It sounds like the plot to a novel: a young, popular bride-to-be, her up-and-coming groom, a mystery woman, accusations of a hidden marriage, and a (briefly) cancelled wedding. For one Davenport bride, this was reality in January of 1910.
The bride-to-be was Rachel Goldstone. The 24-year-old lived with her parents in Davenport and by newspaper accounts was a well-known and popular young lady who worked as a clerk at the Fair Store in downtown Davenport.
Her groom was named Barney Kline Frank, aged 25 years. Mr. Frank originally lived in South Bend, Indiana where his father owned several successful pawn shops. Barney lived in Des Moines in January of 1910. He worked for Moses Levich who ran a pawn shop dealing in diamond jewelry, musical instruments, hats, and clothing. (Des Moines City Directory, 1910).
It is not known to us how the two met, but we do know they obtained a license on December 31, 1909 to be married in Scott County.
The wedding was set for Sunday, January 2, 1910. It was to be held at the Goldstone home at 605 Myrtle Street in Davenport. All seemed set for a lovely event until the Davenport Police Department received a call on Saturday, January 1, 1910 from a woman in Des Moines.
The woman identified herself to officers as Mrs. Kline. She inquired if a Barney Kline or Barney Kline Frank had obtained a marriage license. If he had, the marriage had to be stopped as Mrs. Kline was his legal wife.
The police officer informed her that if Mrs. Kline was in fact married to Mr. Barney Kline Frank, she needed to appear with her marriage license to stop the wedding. Mrs. Kline appeared at the Davenport Police Station at midnight that night, having arrived in town by train from Des Moines.
She stated that Mr. Frank went by the name of Mr. Kline in Des Moines and that was the surname he used when they married.
One can only imagine the emotions that arose when Mr. Frank was summoned to the police station and informed of the woman’s accusation. Mrs. Kline did not have a license in hand, stating it had been lost in a trunk that her husband had stored after their marriage. (The Davenport Daily Times, January 3, 1910. Pg. 4)
The accusation was enough, though, for the wedding to be cancelled as the police tried to solve the mystery of the first Mrs. Kline.
Mrs. Kline was identified by Mr. Frank as an acquaintance named Ethel Palmer. Mr. Frank stated that while he knew the woman and had spent time with her, he had never married her or proposed marriage. He believed she was in love with him and this was her attempt to stop his marriage to Miss Goldstone. (The Daily Democrat, January 3, 1910. Pg. 3)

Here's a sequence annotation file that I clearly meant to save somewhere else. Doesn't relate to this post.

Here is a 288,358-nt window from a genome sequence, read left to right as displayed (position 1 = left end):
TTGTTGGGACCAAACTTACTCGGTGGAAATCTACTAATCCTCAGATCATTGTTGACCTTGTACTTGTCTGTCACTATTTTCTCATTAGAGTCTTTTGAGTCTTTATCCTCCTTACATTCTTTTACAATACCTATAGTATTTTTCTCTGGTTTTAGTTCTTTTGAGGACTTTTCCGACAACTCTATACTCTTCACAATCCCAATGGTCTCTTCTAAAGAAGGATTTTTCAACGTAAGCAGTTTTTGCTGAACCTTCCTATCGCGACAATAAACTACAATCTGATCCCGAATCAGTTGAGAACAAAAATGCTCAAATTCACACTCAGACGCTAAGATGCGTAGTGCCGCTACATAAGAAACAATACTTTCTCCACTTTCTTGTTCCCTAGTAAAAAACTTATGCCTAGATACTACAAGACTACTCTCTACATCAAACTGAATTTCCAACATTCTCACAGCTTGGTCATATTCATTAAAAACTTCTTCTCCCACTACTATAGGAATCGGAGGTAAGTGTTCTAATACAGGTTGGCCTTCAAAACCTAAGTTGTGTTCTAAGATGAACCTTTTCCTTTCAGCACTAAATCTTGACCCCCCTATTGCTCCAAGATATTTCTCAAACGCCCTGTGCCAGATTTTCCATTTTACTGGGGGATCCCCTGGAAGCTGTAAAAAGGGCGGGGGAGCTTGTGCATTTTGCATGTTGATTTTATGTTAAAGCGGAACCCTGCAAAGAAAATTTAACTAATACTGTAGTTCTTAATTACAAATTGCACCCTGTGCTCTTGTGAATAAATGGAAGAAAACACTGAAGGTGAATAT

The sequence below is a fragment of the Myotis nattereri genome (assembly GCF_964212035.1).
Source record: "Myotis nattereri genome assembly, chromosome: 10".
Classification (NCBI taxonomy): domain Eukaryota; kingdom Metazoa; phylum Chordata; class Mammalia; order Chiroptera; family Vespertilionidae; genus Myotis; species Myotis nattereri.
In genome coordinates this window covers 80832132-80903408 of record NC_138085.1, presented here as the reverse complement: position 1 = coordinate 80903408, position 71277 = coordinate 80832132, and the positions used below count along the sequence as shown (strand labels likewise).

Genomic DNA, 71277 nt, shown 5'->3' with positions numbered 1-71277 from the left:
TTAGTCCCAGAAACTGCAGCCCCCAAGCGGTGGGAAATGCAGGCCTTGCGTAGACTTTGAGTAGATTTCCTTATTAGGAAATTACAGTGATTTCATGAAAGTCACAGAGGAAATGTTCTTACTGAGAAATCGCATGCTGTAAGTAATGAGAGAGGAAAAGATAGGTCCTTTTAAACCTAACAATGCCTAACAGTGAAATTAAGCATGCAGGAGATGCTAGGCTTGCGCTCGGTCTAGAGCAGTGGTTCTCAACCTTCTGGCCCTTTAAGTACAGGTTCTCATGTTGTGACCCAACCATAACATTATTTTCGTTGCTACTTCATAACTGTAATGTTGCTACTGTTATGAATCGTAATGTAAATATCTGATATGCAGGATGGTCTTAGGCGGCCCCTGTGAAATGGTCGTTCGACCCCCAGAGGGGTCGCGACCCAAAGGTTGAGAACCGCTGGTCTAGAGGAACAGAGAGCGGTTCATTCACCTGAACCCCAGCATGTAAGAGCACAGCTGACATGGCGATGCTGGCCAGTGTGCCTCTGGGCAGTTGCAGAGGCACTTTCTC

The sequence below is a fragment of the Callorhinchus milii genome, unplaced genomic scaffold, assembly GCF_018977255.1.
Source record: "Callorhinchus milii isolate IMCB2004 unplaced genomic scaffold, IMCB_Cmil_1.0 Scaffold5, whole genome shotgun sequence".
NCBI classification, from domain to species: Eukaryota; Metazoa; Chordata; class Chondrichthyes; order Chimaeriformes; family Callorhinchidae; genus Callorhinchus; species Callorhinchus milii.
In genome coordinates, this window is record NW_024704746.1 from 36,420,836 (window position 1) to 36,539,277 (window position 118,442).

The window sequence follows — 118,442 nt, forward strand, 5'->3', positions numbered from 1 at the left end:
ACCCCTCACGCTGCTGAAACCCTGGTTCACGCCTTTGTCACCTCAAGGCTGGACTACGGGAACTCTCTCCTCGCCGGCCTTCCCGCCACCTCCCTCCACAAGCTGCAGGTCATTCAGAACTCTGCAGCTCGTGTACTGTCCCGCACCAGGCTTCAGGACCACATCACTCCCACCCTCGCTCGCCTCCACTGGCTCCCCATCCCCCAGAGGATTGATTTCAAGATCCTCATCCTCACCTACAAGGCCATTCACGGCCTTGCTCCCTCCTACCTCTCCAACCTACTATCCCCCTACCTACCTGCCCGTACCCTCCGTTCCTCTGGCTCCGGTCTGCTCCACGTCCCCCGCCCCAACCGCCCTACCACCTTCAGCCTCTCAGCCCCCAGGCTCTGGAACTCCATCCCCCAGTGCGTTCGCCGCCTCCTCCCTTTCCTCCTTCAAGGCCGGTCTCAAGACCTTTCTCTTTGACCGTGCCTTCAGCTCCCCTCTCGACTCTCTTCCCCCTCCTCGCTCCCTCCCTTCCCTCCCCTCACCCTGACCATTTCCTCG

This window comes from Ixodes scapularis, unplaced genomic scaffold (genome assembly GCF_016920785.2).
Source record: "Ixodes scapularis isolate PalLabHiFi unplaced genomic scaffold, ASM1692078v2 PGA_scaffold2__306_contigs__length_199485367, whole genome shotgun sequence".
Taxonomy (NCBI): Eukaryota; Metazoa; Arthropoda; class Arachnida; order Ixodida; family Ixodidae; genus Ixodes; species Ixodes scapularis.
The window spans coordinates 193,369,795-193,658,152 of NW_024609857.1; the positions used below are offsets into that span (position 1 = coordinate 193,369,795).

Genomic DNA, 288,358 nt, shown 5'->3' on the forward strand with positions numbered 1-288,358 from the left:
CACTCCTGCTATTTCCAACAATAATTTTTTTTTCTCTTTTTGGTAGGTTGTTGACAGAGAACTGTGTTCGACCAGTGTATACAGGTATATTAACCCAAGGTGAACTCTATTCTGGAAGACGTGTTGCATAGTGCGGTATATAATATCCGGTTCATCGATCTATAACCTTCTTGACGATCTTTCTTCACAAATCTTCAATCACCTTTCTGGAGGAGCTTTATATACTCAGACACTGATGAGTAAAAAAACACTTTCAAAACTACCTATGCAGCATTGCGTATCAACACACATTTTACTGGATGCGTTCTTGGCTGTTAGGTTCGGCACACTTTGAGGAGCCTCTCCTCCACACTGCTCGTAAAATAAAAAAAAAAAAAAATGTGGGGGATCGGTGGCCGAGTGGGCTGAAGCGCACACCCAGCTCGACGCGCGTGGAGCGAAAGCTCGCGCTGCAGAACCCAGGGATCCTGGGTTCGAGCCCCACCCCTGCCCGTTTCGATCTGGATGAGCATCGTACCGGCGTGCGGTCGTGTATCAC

Mrs. Kline/Miss Palmer soon took a train back to Des Moines promising to return with evidence of her marriage. She claimed that she and Mr. Frank were married by a rabbi in Kansas City, Missouri in September, 1908. They had lived together for one year before he deserted her. (Davenport Daily Times, January 3, 1910. Pg. 6)
With no formal proof of a marriage, the Davenport Police did not press charges against Mr. Frank and the wedding was rescheduled for Tuesday, January 4th.
We are sure the wedding day was met with some apprehension by the bride-to-be with the worry that Miss Palmer might once again come to town. The papers stated that Miss Goldstone and her parents supported the story told to them by Mr. Frank.
At 8:00 p.m. that night, the wedding of Miss Goldstone and Mr. Frank took place at the bride’s house. The Davenport Daily Times ran a long story on the nuptials on January 5, 1910.
The bride wore a dress of pink silk moire trimmed in pearls with a long tulle veil. Miss Goldstone carried brides roses during the ceremony. The couple was attended by Rabbi Goldman of Rock Island and Rabbi Scuder of Davenport. They stood under a canopy of pink and white roses with greenery in a room filled with pink and white roses.
After the wedding, which took place in front of about 50 guests, there was a large wedding supper. The couple left the next day for a wedding trip to South Bend, Indiana to visit the groom’s family. Then they started a home together in Des Moines.
But Miss Palmer was not yet finished with Mr. Kline/Frank. She soon announced to the papers that either her wedding was real and he was now a bigamist, or he had taken advantage of her by holding a sham wedding.
Newspapers all across the country picked up the story. The last update we find locally is from January 8, 1910 when The Daily Times ran a picture of Miss Palmer stating she would pursue formal charges against Mr. Frank in Polk County, Iowa where they had both resided.
As no further information could be found on charges or a court case, we assume that Miss Palmer either decided not to proceed or the court would not hear the case. We are currently unable to trace what happened to Miss Palmer after January 1910. The little we did find out through Ancestry.com indicates Miss Palmer was born Ethel Cromwell. Her mother married Andrew R. Palmer in 1897. Mr. Palmer owned a successful butcher shop in Des Moines in January of 1910.
As for Barney and Rachel Frank, they soon moved from Des Moines and headed to Omaha, Nebraska. They eventually moved to South Bend, Indiana where Mr. Frank owned several businesses. They had one daughter in 1912 and remained married until Mr. Frank passed away in 1950. Mrs. Frank remained widowed until her death in 1981.
We certainly hope Miss Palmer found as long-lasting and devoted a marriage.
(posted by Amy D.)